Oct 6, 2023 • 10 minute read

The Overuse of Language, Realizing Humor, and Psychedelics

Language and everything underneath

Table Of Contents
  1. Realizing Language
  2. The Default Mode Network
  3. Overcoming Filtering

Realizing Language

I’ve talked at length about how I describe humor itself, but not how to be a great comedian. There are many tips I could give, but whenever I’m asked for one, I usually talk about the “realization of scene”.

This is something that’s probably a lot more explored amongst the writings on improv comedy, but it applies to every angle of humor. If you can communicate your joke more specifically, you can heighten the humor you deliver.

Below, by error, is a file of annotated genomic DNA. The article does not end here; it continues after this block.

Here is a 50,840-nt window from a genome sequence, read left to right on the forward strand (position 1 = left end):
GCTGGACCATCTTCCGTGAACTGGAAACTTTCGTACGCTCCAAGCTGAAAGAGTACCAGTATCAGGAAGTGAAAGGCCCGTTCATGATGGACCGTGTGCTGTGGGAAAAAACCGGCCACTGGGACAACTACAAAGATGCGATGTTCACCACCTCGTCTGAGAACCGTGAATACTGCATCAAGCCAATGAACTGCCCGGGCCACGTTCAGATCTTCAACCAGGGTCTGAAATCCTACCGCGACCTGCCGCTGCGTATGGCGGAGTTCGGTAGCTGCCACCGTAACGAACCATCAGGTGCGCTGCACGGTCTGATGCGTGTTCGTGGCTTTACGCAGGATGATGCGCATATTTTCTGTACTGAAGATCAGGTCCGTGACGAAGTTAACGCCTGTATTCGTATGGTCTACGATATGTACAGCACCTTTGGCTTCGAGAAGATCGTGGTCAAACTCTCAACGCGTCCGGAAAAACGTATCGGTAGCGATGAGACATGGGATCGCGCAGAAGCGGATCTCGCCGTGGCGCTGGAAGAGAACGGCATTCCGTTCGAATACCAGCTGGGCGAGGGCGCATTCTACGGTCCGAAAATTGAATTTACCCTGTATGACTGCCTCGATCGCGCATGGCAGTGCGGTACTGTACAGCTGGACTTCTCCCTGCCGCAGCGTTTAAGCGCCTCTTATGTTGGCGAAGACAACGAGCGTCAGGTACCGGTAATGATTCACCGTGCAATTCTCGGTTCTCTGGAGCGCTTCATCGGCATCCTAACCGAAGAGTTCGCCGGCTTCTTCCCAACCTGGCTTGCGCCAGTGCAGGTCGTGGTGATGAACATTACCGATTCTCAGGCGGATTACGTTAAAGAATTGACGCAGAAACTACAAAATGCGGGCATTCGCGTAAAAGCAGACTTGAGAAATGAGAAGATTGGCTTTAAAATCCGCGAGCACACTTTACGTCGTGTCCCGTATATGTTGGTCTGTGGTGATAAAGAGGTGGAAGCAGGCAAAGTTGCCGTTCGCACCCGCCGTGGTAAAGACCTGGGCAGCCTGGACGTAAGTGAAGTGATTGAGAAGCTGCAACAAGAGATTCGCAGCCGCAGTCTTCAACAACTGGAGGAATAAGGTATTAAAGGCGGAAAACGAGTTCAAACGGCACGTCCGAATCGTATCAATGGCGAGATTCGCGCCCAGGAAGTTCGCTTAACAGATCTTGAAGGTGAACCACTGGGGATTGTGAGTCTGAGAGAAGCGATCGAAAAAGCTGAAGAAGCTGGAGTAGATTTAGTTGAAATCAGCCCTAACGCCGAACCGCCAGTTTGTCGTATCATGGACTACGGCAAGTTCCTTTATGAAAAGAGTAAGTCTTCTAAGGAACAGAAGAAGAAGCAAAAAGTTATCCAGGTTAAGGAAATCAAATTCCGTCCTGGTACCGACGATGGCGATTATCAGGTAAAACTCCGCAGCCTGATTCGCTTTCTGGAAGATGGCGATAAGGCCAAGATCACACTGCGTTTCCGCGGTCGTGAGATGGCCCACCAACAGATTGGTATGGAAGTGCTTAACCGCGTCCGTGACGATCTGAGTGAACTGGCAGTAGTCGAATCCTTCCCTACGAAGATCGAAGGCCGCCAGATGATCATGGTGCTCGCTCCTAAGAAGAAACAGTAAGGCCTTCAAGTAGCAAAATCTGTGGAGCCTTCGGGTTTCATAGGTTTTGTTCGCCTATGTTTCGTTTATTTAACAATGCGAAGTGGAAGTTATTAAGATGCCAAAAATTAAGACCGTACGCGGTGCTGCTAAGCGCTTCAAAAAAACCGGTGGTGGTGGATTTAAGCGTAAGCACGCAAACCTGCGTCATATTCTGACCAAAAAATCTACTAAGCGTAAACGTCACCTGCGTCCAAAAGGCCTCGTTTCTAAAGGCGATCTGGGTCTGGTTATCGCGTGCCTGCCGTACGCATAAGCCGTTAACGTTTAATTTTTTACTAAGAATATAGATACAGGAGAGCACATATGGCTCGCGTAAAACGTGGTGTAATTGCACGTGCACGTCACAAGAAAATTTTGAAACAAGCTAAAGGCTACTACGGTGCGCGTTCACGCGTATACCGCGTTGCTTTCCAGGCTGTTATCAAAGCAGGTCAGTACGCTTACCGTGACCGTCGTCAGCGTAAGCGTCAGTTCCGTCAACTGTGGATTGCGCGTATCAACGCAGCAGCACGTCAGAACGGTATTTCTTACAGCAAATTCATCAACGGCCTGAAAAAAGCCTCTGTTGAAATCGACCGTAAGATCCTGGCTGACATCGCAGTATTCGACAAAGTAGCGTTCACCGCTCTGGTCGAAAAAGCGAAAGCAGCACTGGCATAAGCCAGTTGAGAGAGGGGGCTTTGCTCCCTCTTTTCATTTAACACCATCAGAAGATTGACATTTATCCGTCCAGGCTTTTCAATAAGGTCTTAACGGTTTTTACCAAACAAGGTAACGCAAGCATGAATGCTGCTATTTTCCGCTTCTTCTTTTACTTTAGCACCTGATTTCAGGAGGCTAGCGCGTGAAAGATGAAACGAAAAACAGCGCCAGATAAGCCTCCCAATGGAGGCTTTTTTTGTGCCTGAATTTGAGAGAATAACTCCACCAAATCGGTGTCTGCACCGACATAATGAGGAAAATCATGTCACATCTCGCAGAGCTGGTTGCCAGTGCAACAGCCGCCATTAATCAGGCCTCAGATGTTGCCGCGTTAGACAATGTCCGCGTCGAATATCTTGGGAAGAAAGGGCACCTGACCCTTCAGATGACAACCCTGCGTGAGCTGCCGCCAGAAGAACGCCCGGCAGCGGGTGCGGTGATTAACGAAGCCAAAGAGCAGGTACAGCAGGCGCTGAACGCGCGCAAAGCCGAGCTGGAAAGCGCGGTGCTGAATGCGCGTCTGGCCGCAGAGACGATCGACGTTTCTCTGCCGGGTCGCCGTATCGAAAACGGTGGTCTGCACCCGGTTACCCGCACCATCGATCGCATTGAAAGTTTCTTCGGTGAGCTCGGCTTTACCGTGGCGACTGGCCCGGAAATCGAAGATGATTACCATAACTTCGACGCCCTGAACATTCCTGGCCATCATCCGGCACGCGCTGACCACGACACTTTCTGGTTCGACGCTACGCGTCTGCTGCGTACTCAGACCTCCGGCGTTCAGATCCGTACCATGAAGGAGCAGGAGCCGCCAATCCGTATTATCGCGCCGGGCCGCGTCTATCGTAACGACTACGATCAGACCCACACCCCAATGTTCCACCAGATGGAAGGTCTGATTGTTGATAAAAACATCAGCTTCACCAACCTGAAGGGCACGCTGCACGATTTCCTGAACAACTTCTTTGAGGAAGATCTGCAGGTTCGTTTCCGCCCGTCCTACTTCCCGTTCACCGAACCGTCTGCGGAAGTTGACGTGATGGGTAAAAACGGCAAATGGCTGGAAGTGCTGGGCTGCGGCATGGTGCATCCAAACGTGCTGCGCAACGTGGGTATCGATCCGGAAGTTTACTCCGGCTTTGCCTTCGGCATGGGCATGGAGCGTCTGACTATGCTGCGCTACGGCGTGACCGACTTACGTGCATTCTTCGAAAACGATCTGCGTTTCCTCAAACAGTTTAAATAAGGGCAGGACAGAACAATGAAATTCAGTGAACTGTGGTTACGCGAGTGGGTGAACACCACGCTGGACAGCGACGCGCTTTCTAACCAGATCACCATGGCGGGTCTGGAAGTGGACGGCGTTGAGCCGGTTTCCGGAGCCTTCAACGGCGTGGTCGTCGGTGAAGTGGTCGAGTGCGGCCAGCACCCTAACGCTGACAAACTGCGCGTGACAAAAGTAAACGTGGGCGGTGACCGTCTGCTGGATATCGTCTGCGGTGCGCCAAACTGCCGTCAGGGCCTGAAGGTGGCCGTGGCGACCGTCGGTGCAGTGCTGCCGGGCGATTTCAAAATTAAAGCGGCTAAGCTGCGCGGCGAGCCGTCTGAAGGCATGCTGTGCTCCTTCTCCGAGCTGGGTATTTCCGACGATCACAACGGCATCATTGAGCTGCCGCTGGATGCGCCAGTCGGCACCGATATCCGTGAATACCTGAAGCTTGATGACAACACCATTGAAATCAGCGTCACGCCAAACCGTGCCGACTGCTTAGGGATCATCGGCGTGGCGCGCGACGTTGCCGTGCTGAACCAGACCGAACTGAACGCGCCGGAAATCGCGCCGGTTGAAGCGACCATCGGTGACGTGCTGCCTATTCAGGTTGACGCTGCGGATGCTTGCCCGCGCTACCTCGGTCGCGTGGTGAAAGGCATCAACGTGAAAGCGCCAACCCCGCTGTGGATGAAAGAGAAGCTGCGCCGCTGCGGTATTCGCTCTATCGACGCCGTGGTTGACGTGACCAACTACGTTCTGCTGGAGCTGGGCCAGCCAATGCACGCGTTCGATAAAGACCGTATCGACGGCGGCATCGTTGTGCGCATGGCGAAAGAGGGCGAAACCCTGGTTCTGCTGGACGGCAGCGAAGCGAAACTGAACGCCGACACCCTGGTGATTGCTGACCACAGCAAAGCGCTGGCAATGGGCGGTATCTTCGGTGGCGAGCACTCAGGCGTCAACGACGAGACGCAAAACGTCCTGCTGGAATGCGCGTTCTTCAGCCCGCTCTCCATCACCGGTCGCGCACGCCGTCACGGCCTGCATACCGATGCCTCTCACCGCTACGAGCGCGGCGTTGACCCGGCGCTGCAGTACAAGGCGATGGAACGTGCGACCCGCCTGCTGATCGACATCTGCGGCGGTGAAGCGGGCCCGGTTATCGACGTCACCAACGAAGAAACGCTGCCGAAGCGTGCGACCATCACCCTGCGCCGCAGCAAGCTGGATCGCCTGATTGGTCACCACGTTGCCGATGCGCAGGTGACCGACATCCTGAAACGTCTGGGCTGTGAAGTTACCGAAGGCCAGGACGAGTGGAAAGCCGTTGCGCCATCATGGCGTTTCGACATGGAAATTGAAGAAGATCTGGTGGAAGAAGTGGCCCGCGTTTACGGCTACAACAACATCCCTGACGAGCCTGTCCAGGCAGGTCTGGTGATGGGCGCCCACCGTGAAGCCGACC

Some of the modern popular comedians apply this principle exceptionally well. It’s why Shane Gillis and Jamie Fox are also brilliant impressionists. It’s why Bill Burr, Jim Carey, Bob Odenkirk, and Bryan Cranston are also brilliant actors. If you’re good at comedy, it often involves being good at playing a character. It often involves bringing a scene to life. These are transferable skills.

If you are on stage, mid-joke, discussing your experience with a frustrating customer service representative, you can (devoid of any actual punchline) provide such an accurate impersonation that you get belly laughs from your caricature alone.

This is a critical skill in improv, but it applies in stand-up as well and really casual joke telling in general.

Impressions aren’t your strong suit? Don’t worry, that’s not the only way to bring a scene to reality. You’ll find the same underlying technique in many other scenarios.

If you’re trying to tell a story about the time you babysat for your brother and had to take care of your nephew for a weekend, you can strengthen a joke by starting in middle of a scene.